David Blecken
Jul 1, 2019

Multinationals struggle to localise in Japan

The adage that people want to see themselves in a piece of advertising isn’t necessarily true, but they do need to be able to relate to it.

Shoppers in Ginza, Tokyo (Shutterstock)
Shoppers in Ginza, Tokyo (Shutterstock)

JAPAN: MULTINATIONALS STRUGGLE TO LOCALISE

With a few exceptions, international brands have a perennially difficult time in Japan, replete as it is with highly-regarded brands of its own that understand the minutiae of local preferences. But with the approach of Tokyo 2020 and the uncommon sense of optimism it has brought, many have faced the market with renewed interest in recent years. 

While it is difficult to accurately determine marketing spend among multinationals as a unit, their level of interest in Japan is reflected in some of the changes they have brought about. Major advertisers such as P&G, Nestlé and Unilever continue to put pressure on the country’s biggest agency groups to provide full transparency in digital media buying by conducting thorough audits.

Their demands for accountability have also prompted innovation in the more traditional media space. Live Board, an out-of-home media (OOH) division within Dentsu, is in the process of developing a new system of programmatic OOH alongside Docomo. It aims to address the extreme fragmentation of the sector—which has thousands of owners and formats—by offering standardisation, audience measurement and targeting via mobile devices. Ichiro Jinnai, who is leading the project, says the lack of metrics has meant international FMCG advertisers have refused to put serious money into the medium, but that they are now reassessing it.

Standardised global systems are desirable when it comes to media investment, but less advisable when it comes to brand communications. Part of the reason foreign brands struggle to make an impression in Japan is an inability—or sometimes an arrogant refusal—to localise. But attitudes appear to be changing.

Apple, which ranked second again this year behind Panasonic, has succeeded in Japan largely on the merit of its products and its international standing, but as conditions become more challenging, it is showing a greater willingness to produce branding work specifically for the local market. A series of short films released earlier this year called ‘Behind the Mac’ profiled students at work on various creative endeavours.

Google Home, which has struggled to gain traction in the market since entering in 2017, jumped 31 places to 177. It has revised its method from matter-of-fact advertising that lacked engagement value to a more humorous approach that continues to show the role of its products in people’s lives (even if the spacious living environments it presents might not match those of its average target consumer).

Amazon continues its strategy of making its brand relatable through touching scenes that reflect the lives of its users in the market. The company has an in-house brand advertising and production division specifically for Japan, which is warranted given the amount of revenue the market generates (around $14 billion last year).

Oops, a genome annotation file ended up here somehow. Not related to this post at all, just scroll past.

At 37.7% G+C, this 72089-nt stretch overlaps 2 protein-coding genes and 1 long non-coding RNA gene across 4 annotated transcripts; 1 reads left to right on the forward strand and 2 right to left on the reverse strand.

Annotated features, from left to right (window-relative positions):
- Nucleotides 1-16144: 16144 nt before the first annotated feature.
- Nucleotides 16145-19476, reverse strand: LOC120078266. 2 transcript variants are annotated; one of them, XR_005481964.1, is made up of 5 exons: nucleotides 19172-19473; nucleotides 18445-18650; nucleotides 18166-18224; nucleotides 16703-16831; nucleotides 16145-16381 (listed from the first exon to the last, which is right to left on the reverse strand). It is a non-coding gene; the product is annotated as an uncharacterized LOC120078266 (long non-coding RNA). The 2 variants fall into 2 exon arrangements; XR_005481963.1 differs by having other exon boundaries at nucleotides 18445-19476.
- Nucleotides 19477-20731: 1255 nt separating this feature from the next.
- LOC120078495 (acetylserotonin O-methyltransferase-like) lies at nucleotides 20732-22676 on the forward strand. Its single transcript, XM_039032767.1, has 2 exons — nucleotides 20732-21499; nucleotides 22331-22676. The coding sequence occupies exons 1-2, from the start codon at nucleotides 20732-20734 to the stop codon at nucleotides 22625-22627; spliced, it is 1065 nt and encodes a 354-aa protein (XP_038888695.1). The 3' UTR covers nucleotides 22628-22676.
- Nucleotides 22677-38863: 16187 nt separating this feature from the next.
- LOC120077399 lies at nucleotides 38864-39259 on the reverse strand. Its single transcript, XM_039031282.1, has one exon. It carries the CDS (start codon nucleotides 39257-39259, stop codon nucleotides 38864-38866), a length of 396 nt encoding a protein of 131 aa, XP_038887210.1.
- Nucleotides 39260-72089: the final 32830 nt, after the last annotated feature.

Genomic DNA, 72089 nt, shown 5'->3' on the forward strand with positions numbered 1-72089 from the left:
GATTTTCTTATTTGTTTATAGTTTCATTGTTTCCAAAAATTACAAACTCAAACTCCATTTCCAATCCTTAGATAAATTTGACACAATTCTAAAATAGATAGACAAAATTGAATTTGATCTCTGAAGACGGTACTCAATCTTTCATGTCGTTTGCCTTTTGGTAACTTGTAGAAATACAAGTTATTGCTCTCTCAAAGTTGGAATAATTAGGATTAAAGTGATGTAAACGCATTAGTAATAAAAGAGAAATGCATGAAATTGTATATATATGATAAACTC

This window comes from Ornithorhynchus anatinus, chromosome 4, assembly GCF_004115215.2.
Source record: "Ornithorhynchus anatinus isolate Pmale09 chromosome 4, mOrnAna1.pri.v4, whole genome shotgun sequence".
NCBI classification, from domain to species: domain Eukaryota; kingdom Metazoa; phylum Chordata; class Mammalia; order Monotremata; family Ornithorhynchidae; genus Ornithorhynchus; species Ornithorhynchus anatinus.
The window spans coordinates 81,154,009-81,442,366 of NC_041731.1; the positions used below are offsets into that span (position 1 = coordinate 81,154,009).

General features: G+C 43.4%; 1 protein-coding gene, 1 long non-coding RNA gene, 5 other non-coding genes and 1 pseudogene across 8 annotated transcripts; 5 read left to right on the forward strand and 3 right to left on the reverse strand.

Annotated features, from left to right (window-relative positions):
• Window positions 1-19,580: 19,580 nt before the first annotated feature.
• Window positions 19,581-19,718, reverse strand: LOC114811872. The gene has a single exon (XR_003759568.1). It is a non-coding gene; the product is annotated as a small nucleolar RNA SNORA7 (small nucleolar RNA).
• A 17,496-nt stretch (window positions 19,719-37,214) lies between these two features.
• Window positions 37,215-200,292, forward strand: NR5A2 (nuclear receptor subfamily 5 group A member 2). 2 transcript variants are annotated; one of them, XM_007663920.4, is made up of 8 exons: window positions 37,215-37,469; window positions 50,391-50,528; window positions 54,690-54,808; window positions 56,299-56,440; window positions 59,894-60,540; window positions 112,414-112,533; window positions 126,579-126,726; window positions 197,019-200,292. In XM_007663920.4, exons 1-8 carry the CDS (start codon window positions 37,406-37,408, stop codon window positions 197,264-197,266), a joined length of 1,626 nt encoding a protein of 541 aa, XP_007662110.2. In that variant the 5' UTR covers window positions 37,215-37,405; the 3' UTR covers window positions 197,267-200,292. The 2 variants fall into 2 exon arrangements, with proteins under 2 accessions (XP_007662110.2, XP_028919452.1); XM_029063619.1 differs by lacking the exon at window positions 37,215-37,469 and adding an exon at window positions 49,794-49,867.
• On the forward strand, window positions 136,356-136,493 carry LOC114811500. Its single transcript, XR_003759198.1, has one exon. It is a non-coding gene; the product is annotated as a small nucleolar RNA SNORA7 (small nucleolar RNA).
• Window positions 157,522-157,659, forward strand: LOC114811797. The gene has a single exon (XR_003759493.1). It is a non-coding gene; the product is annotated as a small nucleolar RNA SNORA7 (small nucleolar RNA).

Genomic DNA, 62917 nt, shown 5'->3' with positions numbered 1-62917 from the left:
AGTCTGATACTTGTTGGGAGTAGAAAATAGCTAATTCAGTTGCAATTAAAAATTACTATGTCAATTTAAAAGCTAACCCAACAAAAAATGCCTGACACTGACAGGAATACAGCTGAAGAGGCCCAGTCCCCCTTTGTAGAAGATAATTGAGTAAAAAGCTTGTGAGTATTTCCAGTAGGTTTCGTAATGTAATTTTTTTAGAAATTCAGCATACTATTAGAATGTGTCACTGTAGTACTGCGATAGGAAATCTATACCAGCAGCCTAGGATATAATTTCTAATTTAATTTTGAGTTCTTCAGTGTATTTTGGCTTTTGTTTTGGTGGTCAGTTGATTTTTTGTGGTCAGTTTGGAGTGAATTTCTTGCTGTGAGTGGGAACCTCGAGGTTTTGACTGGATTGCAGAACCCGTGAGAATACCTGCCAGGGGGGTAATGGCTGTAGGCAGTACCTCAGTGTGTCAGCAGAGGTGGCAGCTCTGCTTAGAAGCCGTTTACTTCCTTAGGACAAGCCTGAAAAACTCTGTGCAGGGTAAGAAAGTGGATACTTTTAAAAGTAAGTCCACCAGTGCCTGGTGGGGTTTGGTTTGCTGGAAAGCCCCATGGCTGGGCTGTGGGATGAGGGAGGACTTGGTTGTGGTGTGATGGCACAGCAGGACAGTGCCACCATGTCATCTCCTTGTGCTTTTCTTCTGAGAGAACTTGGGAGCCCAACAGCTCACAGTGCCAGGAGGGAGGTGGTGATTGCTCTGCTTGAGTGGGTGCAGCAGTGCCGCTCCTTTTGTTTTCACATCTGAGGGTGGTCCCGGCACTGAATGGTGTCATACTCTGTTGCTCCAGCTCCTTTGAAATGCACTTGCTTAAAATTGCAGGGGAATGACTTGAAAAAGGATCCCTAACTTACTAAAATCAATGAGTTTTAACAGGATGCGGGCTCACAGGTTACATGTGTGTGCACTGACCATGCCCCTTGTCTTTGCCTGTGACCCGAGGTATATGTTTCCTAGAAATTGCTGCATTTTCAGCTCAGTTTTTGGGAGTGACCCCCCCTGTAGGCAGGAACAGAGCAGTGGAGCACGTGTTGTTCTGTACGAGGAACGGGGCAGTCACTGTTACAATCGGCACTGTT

Airbnb also launched a bid to go mainstream last year following the legalisation of home-sharing in June with a high-profile TV campaign showcasing usage of the platform, which is much less well understood than in many other advanced markets. A global adaptation would likely have been ineffective in this context.

Of course, localising is no guarantee that esteem for your brand will rise. Both Amazon and Airbnb dropped this year. But it can be seen as a hygiene factor to ensure that a brand remains something people can relate to. The bolder the localisation, the more chance there is of it making an impression. In the FMCG space, P&G’s Pantene (which climbed 13 places this year to 170) has not shied away from involving itself in local issues, such as questioning regimented systems that get in the way of self-expression.

The need for local adaptation can apply to products as well as communications. Ganesh Kashyap, managing director of Mondelez Japan, says he is looking at ways for the company’s brands to take advantages of changing attitudes to snacking, which he describes as “increasing focus on functional benefits”. In all cases, “we adapt to the needs and tastes of the local consumer,” he says. Oreo, for example (which admittedly fell this year from 213 to 268), is less sweet in Japan than in the US, and available in smaller packages to cater to the market’s tendency towards “mindful snacking”.

In terms of creative work, Kashyap says Mondelez strives to retain Oreo’s “playful” heritage and put a local spin on it, which recently involved a panda-themed campaign that would probably have seemed dubious elsewhere. “It was uniquely Japanese,” he said. “I’m not sure if the panda would resonate as such a symbol of playfulness in the US or Australia, but it’s an example of how you take a concept and bring it to life in a local market. We’ve made a pivot towards greater focus on the local consumer and local behaviour and it applies to the ways we think about our brands very much. We think about brand strategy at a global level but execution at a local level.”

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